There are many different kinds of halitosis, but it can definitely be a difficult condition to pin down. One of the most common types of halitosis is known as primary halitosis. What is primary halitosis, and what can you do about it? Here is a brief overview of primary halitosis and what you can do if you think you may be experiencing this kind of bad breath.
What is Primary Halitosis?
What is primary halitosis, and how common is it? There are many different kinds of primary halitosis, but it is estimated that primary halitosis constitutes as much as 47% of all cases of halitosis. Primary halitosis constitutes a kind of bad breath that originates in the mouth. If you suffer from primary halitosis, your dentist may be your best bet when it comes to finding the root cause for your chronic halitosis.
The main cause of primary halitosis is poor oral care. Primary halitosis can usually be helped considerably simply through increased vigilance when it comes to oral hygiene on the patient’s behalf. Primary halitosis is caused by the accumulation of bacterial organisms on the tongue and beneath the gum line, as well as plaque accumulation on the surface of the teeth and molars. When it comes to primary halitosis, the tongue is a bastion of bacteria.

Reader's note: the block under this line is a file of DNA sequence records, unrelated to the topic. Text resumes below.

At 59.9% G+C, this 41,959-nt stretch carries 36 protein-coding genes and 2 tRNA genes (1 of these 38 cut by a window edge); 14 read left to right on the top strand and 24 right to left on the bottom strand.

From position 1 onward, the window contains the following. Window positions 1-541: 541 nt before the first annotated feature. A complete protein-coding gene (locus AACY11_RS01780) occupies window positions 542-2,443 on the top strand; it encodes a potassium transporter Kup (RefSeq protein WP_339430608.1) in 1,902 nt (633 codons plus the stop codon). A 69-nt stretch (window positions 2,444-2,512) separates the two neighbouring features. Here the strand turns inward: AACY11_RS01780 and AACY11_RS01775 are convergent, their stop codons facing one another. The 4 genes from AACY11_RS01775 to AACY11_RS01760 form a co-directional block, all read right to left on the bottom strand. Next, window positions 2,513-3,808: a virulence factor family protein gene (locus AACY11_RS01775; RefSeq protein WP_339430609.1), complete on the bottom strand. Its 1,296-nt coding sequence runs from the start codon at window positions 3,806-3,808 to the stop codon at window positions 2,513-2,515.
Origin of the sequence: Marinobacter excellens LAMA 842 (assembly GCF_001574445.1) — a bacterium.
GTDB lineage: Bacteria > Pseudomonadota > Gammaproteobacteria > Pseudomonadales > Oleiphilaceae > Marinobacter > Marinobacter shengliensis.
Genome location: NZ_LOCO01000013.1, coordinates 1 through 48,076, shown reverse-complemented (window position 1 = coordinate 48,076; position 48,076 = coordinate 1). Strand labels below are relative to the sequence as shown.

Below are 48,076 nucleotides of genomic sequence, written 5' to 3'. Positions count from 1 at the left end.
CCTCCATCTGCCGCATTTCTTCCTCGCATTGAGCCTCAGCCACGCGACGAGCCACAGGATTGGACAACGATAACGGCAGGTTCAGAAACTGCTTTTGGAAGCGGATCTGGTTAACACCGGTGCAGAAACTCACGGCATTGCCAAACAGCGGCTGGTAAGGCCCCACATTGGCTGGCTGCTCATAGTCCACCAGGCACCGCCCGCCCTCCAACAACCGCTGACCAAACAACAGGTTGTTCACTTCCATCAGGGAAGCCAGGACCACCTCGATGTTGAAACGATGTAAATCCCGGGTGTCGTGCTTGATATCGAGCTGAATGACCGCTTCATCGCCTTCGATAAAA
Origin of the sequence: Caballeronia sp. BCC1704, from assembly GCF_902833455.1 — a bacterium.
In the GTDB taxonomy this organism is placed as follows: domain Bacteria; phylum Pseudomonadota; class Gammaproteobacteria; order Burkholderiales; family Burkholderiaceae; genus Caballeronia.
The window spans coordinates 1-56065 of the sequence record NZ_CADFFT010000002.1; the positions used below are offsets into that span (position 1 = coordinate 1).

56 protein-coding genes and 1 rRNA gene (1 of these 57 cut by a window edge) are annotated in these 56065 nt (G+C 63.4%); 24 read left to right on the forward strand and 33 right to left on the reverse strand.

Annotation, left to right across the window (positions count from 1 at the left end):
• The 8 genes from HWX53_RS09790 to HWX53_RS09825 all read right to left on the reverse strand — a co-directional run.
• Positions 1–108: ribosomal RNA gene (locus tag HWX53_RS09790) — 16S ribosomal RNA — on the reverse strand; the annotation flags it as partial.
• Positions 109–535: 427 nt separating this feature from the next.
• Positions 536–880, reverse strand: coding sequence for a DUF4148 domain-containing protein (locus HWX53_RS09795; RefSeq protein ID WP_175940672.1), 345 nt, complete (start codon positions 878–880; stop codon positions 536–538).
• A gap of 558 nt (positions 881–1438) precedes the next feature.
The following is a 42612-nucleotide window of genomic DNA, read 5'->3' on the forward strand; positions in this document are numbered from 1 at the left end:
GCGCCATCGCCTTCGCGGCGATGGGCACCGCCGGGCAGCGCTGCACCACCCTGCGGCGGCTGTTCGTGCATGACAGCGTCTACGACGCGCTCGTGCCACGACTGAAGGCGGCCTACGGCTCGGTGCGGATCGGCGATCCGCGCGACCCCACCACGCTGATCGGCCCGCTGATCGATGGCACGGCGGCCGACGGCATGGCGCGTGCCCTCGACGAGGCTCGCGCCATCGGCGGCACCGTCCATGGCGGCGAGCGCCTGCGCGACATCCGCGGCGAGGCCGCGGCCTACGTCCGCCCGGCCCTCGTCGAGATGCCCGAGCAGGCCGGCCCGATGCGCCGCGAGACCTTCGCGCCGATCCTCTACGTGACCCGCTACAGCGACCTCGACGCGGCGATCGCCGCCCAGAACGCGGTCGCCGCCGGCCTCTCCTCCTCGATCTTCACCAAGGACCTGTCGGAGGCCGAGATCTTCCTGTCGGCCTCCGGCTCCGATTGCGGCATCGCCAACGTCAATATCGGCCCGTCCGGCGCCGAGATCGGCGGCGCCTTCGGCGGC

Take Care of Your Tongue, and Take Care of Your Bad Breath For Good
The tongue, being a bastion of bacteria, is one of the most important parts of your mouth when it comes to bad breath. Researchers have found that the anterior part of the tongue is the part that is less likely to keep bacteria. Why is this so? This is because the back part of the tongue is cleaned every time that you move your tongue against your hard palate.
This regular friction movement helps prevent the accumulation of bacteria. However, part of your tongue doe not make this kind of hard contact, thus it does not receive any kind of truly effective cleansing action. Of course, the precise movement of the tongue will depend on each person. Thus, some people are more prone to developing bacteria on their tongue than others. Other trouble spots in the oral cavity include the interdental spaces, the sulcular crevice, and the periodontal pockets.
How to Clean the Tongue Effectively
Many patients understand the need to cleanse the tongue in order to avoid primary halitosis. However, many individuals have found it difficult to cleanse the most important parts of your tongue. Many people find that when they scrape the back of their tongue, they experience the gag reflex. In order to avoid this unpleasant gag reflex, you may want to use mouthwash in order to reach those hard to reach areas. Believe it or not, there is a wrong and a right way to gargle with mouthwash. In order to reach those hard to reach parts of the tongue and mouth, you will want to submit to a full gargle, rather than brisk swishing.